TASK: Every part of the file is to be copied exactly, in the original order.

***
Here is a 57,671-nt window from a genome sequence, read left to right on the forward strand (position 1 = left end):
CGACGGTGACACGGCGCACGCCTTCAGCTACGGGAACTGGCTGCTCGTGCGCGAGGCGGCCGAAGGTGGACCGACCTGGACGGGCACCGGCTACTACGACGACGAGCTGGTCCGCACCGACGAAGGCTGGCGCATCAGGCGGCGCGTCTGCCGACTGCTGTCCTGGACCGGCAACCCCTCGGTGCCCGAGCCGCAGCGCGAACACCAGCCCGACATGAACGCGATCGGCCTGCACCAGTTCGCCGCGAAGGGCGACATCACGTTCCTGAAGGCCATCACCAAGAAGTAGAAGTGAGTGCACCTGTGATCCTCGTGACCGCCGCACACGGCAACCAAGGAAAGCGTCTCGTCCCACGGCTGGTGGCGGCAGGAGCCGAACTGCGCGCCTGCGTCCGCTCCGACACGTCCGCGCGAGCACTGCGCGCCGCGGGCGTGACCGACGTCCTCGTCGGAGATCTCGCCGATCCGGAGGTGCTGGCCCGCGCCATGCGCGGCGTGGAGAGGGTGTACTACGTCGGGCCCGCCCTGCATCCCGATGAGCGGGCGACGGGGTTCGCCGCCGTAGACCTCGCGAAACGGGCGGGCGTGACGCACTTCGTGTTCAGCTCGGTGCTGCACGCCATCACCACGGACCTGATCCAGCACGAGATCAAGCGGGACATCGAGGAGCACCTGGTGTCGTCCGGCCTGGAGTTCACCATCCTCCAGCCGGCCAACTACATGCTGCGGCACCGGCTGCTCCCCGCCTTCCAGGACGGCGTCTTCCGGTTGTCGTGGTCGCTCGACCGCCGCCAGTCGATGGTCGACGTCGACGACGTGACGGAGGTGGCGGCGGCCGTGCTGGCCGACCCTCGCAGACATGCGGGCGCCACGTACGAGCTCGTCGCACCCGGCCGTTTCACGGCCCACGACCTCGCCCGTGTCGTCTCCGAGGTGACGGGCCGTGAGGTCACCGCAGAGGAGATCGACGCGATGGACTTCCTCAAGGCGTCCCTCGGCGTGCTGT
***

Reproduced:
Here is a 57,671-nt window from a genome sequence, read left to right on the forward strand (position 1 = left end):
CGACGGTGACACGGCGCACGCCTTCAGCTACGGGAACTGGCTGCTCGTGCGCGAGGCGGCCGAAGGTGGACCGACCTGGACGGGCACCGGCTACTACGACGACGAGCTGGTCCGCACCGACGAAGGCTGGCGCATCAGGCGGCGCGTCTGCCGACTGCTGTCCTGGACCGGCAACCCCTCGGTGCCCGAGCCGCAGCGCGAACACCAGCCCGACATGAACGCGATCGGCCTGCACCAGTTCGCCGCGAAGGGCGACATCACGTTCCTGAAGGCCATCACCAAGAAGTAGAAGTGAGTGCACCTGTGATCCTCGTGACCGCCGCACACGGCAACCAAGGAAAGCGTCTCGTCCCACGGCTGGTGGCGGCAGGAGCCGAACTGCGCGCCTGCGTCCGCTCCGACACGTCCGCGCGAGCACTGCGCGCCGCGGGCGTGACCGACGTCCTCGTCGGAGATCTCGCCGATCCGGAGGTGCTGGCCCGCGCCATGCGCGGCGTGGAGAGGGTGTACTACGTCGGGCCCGCCCTGCATCCCGATGAGCGGGCGACGGGGTTCGCCGCCGTAGACCTCGCGAAACGGGCGGGCGTGACGCACTTCGTGTTCAGCTCGGTGCTGCACGCCATCACCACGGACCTGATCCAGCACGAGATCAAGCGGGACATCGAGGAGCACCTGGTGTCGTCCGGCCTGGAGTTCACCATCCTCCAGCCGGCCAACTACATGCTGCGGCACCGGCTGCTCCCCGCCTTCCAGGACGGCGTCTTCCGGTTGTCGTGGTCGCTCGACCGCCGCCAGTCGATGGTCGACGTCGACGACGTGACGGAGGTGGCGGCGGCCGTGCTGGCCGACCCTCGCAGACATGCGGGCGCCACGTACGAGCTCGTCGCACCCGGCCGTTTCACGGCCCACGACCTCGCCCGTGTCGTCTCCGAGGTGACGGGCCGTGAGGTCACCGCAGAGGAGATCGACGCGATGGACTTCCTCAAGGCGTCCCTCGGCGTGCTGT